This series, being showed in Ireland for the first time and named after the island resort of Eleuthera in the Caribbean, stands out for its surprising figuration, which seems to represent Scully’s radical break with an artistic approach he has consistently pursued since the 1970s. But in fact, Scully worked simultaneously and independently on both the figurative pictures of his eight-year-old son Oisín and his abstract geometric paintings. Products based on either one of these two forms of expression were created virtually side by side, in the same studio: on the one hand, the many variations of a picture composed of vertical and horizontal strips and beams, with which Scully experimentally explores the fragile relationship between load-bearing and resting elements, between states of floating and being supported, in all its formal and coloristic possibilities; and, on the other hand, Scully’s series Eleuthera as contemporary interpretation of a child’s portrait in the mode of concrete and figurative painting.
So this baffling duality in Scully’s oeuvre is not rooted in a disruptive stylistic development but in the artist’s response to the bliss in this boy’s straightforward world. Today Scully uses two modes of expression in his painting: the figurative approach he relies on for the pictures of his son is linked to issues regarding the artist’s identity as a father and observer, whereas the painter continues his investigation into the universal and existentially understood forces of horizontality and verticality.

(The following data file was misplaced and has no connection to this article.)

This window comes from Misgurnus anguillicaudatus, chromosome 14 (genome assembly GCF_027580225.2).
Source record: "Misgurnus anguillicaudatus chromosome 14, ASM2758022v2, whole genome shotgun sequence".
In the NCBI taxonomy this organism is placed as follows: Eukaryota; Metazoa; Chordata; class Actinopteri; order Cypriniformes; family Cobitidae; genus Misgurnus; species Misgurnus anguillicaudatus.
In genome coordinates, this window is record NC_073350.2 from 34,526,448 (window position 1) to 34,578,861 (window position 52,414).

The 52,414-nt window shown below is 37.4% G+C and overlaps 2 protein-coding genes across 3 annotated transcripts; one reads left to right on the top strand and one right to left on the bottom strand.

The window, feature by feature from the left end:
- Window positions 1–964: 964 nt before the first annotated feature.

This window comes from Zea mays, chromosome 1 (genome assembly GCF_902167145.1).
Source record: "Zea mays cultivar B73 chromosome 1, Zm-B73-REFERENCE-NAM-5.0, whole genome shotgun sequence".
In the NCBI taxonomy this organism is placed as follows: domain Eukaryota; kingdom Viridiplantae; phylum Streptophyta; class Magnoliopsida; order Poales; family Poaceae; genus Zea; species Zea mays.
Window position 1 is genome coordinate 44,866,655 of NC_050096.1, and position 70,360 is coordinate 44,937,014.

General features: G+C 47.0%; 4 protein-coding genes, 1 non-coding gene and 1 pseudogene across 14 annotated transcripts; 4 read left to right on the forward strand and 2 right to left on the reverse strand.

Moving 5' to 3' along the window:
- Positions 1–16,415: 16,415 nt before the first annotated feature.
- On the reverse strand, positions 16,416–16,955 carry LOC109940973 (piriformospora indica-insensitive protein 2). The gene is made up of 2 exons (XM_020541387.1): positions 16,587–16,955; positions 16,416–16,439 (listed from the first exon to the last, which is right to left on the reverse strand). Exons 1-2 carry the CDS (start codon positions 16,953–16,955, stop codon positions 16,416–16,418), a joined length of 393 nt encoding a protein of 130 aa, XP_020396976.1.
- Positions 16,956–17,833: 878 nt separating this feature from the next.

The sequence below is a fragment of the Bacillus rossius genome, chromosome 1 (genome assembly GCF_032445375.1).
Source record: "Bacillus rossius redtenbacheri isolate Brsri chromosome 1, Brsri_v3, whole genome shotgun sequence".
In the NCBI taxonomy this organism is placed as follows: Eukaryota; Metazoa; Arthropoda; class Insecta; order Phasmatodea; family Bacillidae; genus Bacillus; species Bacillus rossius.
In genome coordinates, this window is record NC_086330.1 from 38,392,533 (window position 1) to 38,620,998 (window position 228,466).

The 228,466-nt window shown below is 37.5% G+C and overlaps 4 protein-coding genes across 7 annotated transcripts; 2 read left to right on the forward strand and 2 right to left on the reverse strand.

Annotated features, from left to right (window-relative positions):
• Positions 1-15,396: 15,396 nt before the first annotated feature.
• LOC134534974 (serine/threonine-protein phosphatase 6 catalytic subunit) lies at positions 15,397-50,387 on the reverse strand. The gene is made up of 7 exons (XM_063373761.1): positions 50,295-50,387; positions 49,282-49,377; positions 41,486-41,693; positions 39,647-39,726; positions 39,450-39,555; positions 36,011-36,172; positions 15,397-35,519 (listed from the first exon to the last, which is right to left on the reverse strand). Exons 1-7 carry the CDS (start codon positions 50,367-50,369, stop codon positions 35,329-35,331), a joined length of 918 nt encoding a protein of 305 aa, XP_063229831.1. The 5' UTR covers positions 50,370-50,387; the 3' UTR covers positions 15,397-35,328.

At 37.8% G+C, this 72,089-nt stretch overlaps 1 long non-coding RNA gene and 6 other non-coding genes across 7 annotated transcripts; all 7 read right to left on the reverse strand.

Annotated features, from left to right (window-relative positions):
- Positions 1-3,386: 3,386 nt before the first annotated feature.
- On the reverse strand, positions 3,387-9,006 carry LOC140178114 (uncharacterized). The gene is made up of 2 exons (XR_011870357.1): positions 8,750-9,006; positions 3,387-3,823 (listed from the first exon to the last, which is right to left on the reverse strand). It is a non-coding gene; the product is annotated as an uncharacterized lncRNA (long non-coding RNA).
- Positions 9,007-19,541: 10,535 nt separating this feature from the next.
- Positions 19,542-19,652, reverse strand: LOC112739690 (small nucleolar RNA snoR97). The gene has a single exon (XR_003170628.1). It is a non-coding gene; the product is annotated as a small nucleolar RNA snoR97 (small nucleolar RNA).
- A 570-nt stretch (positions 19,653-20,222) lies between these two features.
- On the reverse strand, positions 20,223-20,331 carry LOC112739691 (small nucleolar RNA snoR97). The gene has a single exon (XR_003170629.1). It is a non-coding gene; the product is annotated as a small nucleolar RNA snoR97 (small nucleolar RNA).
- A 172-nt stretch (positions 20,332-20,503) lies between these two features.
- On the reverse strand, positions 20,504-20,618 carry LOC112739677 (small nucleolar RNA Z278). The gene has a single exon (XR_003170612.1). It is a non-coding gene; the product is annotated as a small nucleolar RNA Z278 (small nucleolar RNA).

The apparent stylistic rupture is therefore indebted to the motif as such: the intimate subject of the artist’s contemplation. It is his second son, born late in the artist’s life, whom Scully observed playing on the beach for hours and days on end, years after the tragic fatal accident of his first child. The boy is evidently a motif Scully could by no means have approached with his geometric compositional principles, his signature style, without violating the intimate family bliss. This new “realism” is certainly no return to the artist’s concrete beginnings under the impact of German Expressionism. Scully had soon left behind the realism of his years at the art academy. But even with his most abstract paintings he still displays moods and impressions he remembered or things he experienced. Many objects are first captured in the form of photographs and then undergo thorough transformation in the form of orthogonal beams and strips.
The most important point of reference for Scully’s most recent series is the work of Henri Matisse. Similar to the Frenchman, Scully uses color in a way that is detached from the example of nature; he is not enslaved to visual perception. He suggests heat with the aid of color and chromatic temperature instead of modeling it with light and shade.
Scully shows his son sitting on the beach, erecting an embankment around himself in the form of a moat. The child is protected from the strong Caribbean sunlight by a T-shirt and hat or by a towel tied to create a turban. Scully has painted with a broad brush on aluminum, a support that does not absorb the paint, which stands out visibly on the surface of the picture. In the studio he has abstracted the original motif—his son, immersed in his serious play—by removing all fleeting detail. Scully does not paint in front of the motif, for he is not an Impressionist or naturalist. Oisín is recognizably surrounded by water, toys, and sand, but nevertheless everything in the picture follows a law of abstraction by which the unique sense of this idyll can be captured all the more deeply. For all that has been said, Eleuthera is thus one of the most significant artistic manifestations of the genre of “children’s portraiture.”